DEARBORN - Think about the circulatory system in your body. If the blood doesn’t flow properly and deliver the right amount of oxygen and nutrients to your system at the right time and in the right way, your body will not operate well and may shut down.
The same concept applies to the Delivery Operating System (DOS), one of the seven operating systems that comprise the Ford Production System (FPS).
“The DOS is critical because it is the whole strategy of moving parts through the process. In order to achieve zero defects and 100 percent flow then one of the inputs to the assembly line is that you need exactly the right parts at the right time in the right quantity,” said Adrian Price, director, Global FPS. “If we have too many parts it costs us money as a company because we’re holding too many on our books, and it creates a cash flow problem. If we have too few then it shuts down the line. So it’s a very critical strategy.”
When you think about all of the materials that go into the production of a vehicle – from the smallest nuts, screws and bolts to the largest and most complex parts required to assemble the final product – the DOS is responsible for accomplishing quite a daunting task.
“Some of our plants have upwards of 20,000 different part numbers on a daily basis and the DOS is charged with managing that inventory so that it can be marshaled to the production line on time,” said Grant Belanger, executive director, Global Materials, Planning and Logistics (MP&L). “It’s a very complex world to work in because everything comes through us and from us. It’s the entire process from end to end, and all of the parts that come in turn into a product that goes out to a customer.”
Belanger says a key element of the DOS is the synchronization of material and information in a standardized fashion to enable day-to-day production across all of Ford’s global facilities.
“We are working to make sure we have common definitions and engineering standards around our processes and information flow so that we can improve simultaneously around the world within our production system,” he said.
Angelica Johnson, manager, MP&L Global Strategy, is the global champion for the DOS, and she has been working to make sure the standards are defined and that the deployment process is standardized across the globe.
“To have a clear standard defined for such a complex area full of different kinds of internal and external variables is a challenge, however, with the coordination and participation of each single plant globally this has been a great exercise to perform,” she said.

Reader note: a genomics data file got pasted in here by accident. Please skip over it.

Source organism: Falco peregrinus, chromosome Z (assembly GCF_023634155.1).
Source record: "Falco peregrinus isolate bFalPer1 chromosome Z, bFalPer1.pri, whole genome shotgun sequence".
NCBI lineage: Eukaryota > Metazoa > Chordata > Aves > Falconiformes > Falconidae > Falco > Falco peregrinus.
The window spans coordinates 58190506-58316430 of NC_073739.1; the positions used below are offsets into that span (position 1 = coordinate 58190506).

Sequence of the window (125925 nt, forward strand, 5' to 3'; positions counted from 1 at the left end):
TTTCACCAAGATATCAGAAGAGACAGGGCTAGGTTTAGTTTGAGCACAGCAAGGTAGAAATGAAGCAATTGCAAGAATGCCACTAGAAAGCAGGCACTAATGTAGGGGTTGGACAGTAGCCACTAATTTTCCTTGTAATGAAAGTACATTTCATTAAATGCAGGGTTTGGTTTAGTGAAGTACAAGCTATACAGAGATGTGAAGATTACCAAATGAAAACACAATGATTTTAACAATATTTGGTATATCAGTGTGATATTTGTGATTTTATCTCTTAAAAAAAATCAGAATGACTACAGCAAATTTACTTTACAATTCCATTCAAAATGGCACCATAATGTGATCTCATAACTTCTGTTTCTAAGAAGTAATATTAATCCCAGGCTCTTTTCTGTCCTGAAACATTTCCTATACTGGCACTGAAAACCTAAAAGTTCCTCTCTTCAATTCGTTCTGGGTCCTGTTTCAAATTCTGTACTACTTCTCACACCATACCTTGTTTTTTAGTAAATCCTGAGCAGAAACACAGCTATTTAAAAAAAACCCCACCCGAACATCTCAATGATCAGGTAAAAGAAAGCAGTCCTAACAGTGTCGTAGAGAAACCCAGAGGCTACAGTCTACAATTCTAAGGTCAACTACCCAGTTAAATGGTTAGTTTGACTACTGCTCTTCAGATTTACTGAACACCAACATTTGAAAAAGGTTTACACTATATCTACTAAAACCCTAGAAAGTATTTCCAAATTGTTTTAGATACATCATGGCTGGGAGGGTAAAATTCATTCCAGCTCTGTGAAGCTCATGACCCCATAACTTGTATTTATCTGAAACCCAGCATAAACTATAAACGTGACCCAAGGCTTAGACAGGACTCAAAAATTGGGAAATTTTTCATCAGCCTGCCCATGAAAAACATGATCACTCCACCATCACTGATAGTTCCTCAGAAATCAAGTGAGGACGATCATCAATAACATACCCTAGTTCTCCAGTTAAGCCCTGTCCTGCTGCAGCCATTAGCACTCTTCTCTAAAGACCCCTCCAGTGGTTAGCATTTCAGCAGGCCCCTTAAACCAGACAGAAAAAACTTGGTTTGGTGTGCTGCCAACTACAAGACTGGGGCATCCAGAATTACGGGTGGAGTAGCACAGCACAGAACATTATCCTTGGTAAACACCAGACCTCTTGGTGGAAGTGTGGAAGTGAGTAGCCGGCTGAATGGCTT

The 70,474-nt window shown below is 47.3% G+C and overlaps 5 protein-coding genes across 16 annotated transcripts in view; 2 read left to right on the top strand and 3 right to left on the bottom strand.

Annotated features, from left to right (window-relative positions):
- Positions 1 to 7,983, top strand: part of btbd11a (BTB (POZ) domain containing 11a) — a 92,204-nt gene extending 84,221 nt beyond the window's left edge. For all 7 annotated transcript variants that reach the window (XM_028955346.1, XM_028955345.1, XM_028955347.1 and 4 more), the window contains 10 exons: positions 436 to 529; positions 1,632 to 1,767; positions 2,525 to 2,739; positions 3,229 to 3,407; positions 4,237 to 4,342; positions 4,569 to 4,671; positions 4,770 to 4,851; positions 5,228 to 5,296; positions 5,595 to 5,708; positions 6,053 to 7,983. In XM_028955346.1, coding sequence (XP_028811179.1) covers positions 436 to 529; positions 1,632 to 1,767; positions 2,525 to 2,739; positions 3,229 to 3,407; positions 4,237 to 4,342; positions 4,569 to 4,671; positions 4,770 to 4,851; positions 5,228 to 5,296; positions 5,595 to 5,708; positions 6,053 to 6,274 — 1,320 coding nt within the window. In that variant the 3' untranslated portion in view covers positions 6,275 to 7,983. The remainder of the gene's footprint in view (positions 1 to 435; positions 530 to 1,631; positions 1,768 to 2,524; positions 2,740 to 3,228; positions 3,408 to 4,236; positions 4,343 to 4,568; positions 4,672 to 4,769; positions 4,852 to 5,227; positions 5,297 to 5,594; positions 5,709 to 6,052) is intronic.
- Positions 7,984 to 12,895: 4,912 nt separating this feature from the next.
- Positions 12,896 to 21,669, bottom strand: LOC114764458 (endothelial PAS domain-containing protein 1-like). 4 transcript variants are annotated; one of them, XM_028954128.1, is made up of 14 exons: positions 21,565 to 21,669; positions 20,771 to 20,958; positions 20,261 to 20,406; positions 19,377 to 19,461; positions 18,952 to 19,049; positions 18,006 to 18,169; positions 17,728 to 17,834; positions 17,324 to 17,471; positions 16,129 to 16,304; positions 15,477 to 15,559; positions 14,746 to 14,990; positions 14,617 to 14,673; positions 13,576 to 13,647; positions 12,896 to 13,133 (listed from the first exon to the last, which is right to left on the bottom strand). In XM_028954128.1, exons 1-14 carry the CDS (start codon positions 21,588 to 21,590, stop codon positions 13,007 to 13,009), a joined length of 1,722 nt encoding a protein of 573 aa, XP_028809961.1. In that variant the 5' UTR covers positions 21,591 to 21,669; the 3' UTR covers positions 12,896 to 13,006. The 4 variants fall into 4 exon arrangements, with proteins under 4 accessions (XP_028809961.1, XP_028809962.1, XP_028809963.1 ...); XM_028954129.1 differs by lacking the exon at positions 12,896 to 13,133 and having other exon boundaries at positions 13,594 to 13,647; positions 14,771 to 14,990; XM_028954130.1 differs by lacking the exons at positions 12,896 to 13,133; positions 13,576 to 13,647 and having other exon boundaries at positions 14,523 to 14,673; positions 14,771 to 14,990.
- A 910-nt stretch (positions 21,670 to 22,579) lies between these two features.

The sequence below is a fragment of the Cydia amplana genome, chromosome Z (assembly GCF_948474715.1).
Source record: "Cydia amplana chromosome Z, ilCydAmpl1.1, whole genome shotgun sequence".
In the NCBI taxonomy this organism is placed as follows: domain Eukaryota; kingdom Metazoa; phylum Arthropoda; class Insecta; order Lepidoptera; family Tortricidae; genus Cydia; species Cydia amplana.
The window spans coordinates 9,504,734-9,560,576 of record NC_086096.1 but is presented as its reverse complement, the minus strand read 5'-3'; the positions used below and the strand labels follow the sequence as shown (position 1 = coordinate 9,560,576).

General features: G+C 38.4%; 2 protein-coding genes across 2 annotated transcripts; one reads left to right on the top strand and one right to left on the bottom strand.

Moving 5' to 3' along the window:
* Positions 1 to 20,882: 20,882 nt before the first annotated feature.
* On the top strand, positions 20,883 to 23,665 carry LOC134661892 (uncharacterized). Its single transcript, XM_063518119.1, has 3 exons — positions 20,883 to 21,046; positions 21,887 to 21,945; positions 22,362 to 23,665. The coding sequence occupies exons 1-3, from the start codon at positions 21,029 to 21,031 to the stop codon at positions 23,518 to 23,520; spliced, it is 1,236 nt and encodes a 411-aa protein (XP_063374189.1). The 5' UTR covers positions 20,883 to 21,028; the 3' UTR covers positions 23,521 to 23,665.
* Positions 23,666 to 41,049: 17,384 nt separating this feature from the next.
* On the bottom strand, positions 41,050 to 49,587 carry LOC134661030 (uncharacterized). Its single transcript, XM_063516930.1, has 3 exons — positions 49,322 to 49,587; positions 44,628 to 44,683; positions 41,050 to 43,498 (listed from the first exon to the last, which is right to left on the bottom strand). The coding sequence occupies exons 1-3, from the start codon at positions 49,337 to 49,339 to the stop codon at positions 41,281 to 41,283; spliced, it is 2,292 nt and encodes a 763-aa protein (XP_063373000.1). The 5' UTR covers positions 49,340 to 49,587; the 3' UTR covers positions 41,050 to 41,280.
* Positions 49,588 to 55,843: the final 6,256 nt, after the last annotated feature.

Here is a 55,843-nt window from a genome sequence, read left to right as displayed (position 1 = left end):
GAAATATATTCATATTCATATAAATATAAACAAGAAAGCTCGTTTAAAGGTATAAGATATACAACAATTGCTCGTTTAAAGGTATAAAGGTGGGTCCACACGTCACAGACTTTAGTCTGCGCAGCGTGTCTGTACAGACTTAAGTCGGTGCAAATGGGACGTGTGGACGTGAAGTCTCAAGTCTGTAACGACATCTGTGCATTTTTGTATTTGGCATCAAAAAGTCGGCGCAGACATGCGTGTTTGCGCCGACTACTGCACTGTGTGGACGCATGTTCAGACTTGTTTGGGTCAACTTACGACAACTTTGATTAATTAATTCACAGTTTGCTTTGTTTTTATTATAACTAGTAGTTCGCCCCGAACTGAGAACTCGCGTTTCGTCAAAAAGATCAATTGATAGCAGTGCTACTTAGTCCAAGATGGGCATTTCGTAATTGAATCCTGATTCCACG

An important aspect of the DOS is ensuring that operators on the assembly line receive the parts they need in the most efficient way. One new strategy aimed at accomplishing that is called “kitting.”
“Kitting is a synchronized approach where you have someone setting up the materials for you. We put the kit of materials on a skillet that travels with the vehicle so the kit will have all the unique parts for that particular vehicle versus the next vehicle which may have very different content and therefore a different kit of parts,” said Belanger. “It helps improve the value-add and efficiency of the operator and it provides an incremental quality control element for the operator as well because he can’t pick the wrong part.”
In plants without kitting, parts are typically stored behind the operator in their work station, so the person would have to turn, understand what vehicle it is they’re building – what trim level, etc. – and then search for the right part.
Belanger says Ford is most advanced with kitting in Asia Pacific because facilities were launched there with the strategy in mind.
“We have now begun to roll it out in our more traditional markets where we have a long-standing presence, and we’re making good progress on it,” he said. “With every single new product launch we are working with the program and engineering teams to launch kitting in every facility, and we’re working to find ways to convert existing production to kitting.”
What’s unique about the DOS is that it encompasses so many different elements.
“There are MP&L folks who work in the docks unloading trucks. They have marketplaces where they marshal the parts. They have delivery routes where people pick the right parts and take them to the assembly process. And they have sequencing where they actually schedule the plants to build the cars in the right sequence with the right colors, etc.,” said Price. “That is all done in the DOS, so it’s an important system for us.”